Band: Bonzo Dog Doo Daa Band
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Vivian Stanshall died aged fifty-one on 5th March 1995 in a house fire. Viv was found dead after an electrical fire had broken out as he slept in his top floor flat in Muswell Hill, North London, U.K. His private funeral service was held at the Golders Green Crematorium, North London. A few days later his memorial service was held at St Patrick's Church in Soho Square, Central London.
A memorial plaque was unveiled in the Poets' Corner of Golders Green Crematorium on 13th December 2015, opposite that of his friend Keith Moon, by his widow Ki Longfellow-Stanshall and his daughter Silky Longfellow-Stanshall. Others attending included actor Tony Slattery, singer Linda Thompson and actress Cherri Gilham. The cost of the plaque was met by many of his fans and friends via online crowdfunding.
Viv Stanshall was born on 21st March 1943 at the Radcliffe Maternity Home in Shillingford, Oxfordshire,U.K. and christened Victor Anthony. He lived with his mother Eileen while his father, Victor Stanshall served in the RAF during World War II. Viv Stanshall described this early period as the happiest time of his childhood.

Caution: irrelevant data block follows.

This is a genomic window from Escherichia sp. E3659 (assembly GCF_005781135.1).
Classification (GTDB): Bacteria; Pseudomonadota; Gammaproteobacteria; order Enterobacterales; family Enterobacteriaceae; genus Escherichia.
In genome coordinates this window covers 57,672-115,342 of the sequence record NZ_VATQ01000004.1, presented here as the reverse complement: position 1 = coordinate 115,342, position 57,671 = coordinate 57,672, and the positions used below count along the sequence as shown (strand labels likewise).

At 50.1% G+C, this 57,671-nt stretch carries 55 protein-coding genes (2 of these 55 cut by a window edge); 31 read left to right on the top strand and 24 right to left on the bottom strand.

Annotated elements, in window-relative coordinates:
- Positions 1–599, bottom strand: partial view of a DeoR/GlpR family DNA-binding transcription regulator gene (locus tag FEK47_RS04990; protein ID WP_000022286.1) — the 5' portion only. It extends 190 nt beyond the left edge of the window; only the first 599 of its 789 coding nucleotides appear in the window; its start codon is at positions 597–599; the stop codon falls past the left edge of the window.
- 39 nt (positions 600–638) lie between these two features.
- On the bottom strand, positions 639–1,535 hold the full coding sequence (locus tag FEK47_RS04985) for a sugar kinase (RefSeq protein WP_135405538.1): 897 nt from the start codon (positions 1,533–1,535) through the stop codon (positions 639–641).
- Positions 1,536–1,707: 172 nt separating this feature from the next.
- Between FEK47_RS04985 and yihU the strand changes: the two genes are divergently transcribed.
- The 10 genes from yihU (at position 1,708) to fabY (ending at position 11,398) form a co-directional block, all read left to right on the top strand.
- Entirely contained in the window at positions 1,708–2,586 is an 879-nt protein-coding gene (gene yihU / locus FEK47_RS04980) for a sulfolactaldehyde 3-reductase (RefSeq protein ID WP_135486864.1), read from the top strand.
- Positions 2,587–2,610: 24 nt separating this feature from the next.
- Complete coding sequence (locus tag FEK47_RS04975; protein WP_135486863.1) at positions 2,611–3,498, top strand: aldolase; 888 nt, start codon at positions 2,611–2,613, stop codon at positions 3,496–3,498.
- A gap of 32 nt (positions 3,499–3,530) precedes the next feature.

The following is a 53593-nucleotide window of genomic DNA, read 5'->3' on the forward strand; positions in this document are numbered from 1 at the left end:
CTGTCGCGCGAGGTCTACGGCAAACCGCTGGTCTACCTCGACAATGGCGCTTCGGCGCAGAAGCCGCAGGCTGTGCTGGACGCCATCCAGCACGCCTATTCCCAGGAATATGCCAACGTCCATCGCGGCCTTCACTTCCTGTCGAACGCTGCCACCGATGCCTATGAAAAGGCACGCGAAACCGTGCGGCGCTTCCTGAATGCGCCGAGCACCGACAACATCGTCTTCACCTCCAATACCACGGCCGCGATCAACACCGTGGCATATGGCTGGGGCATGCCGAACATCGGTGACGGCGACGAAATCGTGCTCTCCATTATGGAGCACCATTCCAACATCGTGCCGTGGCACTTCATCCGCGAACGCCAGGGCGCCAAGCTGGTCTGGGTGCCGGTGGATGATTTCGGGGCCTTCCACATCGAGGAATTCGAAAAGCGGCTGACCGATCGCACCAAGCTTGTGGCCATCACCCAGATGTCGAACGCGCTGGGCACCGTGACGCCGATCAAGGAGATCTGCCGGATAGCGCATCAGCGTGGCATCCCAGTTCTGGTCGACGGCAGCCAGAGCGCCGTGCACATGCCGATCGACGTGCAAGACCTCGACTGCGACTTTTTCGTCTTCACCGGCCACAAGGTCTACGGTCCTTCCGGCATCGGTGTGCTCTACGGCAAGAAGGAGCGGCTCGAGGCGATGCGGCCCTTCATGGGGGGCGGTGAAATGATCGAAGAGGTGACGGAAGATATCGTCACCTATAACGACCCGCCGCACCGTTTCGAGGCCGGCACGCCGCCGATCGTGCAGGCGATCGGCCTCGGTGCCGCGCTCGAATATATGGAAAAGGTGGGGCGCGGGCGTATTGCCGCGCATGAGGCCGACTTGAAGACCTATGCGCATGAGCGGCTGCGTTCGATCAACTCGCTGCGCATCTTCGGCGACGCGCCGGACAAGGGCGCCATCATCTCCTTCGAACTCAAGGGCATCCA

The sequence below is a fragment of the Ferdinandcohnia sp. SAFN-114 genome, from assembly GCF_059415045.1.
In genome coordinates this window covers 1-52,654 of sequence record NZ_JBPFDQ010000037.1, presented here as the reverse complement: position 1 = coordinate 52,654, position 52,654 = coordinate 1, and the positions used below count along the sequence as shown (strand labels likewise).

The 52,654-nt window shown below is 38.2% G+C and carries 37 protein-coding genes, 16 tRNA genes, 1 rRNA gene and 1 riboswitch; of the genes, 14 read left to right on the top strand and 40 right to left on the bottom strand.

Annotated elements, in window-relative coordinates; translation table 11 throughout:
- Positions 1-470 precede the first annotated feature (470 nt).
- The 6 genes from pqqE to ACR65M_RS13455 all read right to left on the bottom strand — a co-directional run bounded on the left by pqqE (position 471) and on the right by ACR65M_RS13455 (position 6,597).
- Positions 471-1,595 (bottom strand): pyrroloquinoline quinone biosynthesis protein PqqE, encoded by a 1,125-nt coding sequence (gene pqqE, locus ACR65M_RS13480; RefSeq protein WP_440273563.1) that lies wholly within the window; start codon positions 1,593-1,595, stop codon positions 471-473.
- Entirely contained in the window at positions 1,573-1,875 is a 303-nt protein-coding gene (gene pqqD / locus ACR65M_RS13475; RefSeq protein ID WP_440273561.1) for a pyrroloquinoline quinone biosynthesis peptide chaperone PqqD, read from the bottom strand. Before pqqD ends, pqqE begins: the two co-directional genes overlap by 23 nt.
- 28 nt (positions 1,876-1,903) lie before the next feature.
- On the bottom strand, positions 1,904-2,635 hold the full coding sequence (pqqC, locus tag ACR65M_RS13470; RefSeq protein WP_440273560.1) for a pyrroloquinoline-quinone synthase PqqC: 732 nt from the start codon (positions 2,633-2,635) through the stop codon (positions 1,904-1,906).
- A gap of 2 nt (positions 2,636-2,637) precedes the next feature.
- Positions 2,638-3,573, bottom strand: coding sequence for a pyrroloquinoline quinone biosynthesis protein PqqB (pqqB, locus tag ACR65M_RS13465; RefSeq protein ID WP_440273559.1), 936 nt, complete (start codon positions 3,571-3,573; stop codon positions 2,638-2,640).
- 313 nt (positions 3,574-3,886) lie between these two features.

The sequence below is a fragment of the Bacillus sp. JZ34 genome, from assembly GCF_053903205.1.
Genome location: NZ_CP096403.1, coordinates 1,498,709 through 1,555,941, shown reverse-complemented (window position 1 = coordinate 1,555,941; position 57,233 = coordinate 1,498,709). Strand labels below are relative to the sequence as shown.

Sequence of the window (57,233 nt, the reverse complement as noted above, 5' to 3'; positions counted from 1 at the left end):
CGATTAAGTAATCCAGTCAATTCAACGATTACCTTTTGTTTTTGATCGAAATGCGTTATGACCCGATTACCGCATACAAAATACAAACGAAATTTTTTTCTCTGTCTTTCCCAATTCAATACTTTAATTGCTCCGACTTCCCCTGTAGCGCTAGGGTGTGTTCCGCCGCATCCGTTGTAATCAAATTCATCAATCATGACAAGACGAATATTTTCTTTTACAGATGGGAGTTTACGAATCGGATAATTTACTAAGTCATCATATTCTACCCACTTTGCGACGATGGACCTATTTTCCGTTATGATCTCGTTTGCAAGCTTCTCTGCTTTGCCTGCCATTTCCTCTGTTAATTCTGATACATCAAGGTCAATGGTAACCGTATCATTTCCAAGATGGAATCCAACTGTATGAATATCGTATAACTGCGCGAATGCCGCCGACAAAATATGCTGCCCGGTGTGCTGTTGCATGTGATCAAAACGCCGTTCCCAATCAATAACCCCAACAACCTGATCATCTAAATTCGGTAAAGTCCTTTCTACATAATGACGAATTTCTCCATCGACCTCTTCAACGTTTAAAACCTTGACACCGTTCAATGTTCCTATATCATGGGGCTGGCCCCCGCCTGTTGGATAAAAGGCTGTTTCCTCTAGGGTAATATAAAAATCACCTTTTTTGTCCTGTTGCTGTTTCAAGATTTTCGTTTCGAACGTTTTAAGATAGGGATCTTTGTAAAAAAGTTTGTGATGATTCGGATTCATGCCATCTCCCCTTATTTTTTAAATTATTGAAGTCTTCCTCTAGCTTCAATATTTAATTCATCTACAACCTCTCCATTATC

When the war ended, his father returned but the young Viv found him difficult and comparatively stern after having been alone with his mother. The family moved to the father's hometown of Walthamstow, Essex, where Viv Stanshall's younger brother Mark was born six years later in 1949. With six years between them, the brothers were never close. Viv Stanshall studied at Walthamstow College of Art, where he met fellow students Ian Dury and Peter Greenaway.
About this time, the Stanshall family moved to the Essex coastal town of Leigh-on-Sea. He attended Southend High School for Boys until 1959. As a young man, Viv Stanshall earned money doing various odd jobs at the Kursaal fun fair in nearby Southend-on-Sea. They included working as a bingo caller and spending the winter painting the fairground attractions. To set aside enough money to get through art school Viv Stanshall spent a year in the merchant navy. He said he was a very bad waiter, but became a great teller of tall tales.
Viv Stanshall enrolled at the Central School of Art and Design in London. He joined fellow students in forming a band (including Rodney Slater, Roger Ruskin Spear and Neil Innes, who was studying art at Goldsmiths College). Innes said of their first meeting: "We first met in a big Irish pub in South London, the New Cross Arms ... he was quite plump in those days, and he was wearing Billy Bunter check trousers, a Victorian frock coat, black coat tails, horrible little oval, violet-tinted pince-nez glasses, he had a euphonium under his arm, and large rubber false ears. And I thought, well, this is an interesting character." About this time, Viv Stanshall changed his first name from Victor to "Vivian". This was not made his legal name until 1977. Those who knew him from his student days continued to call him Vic.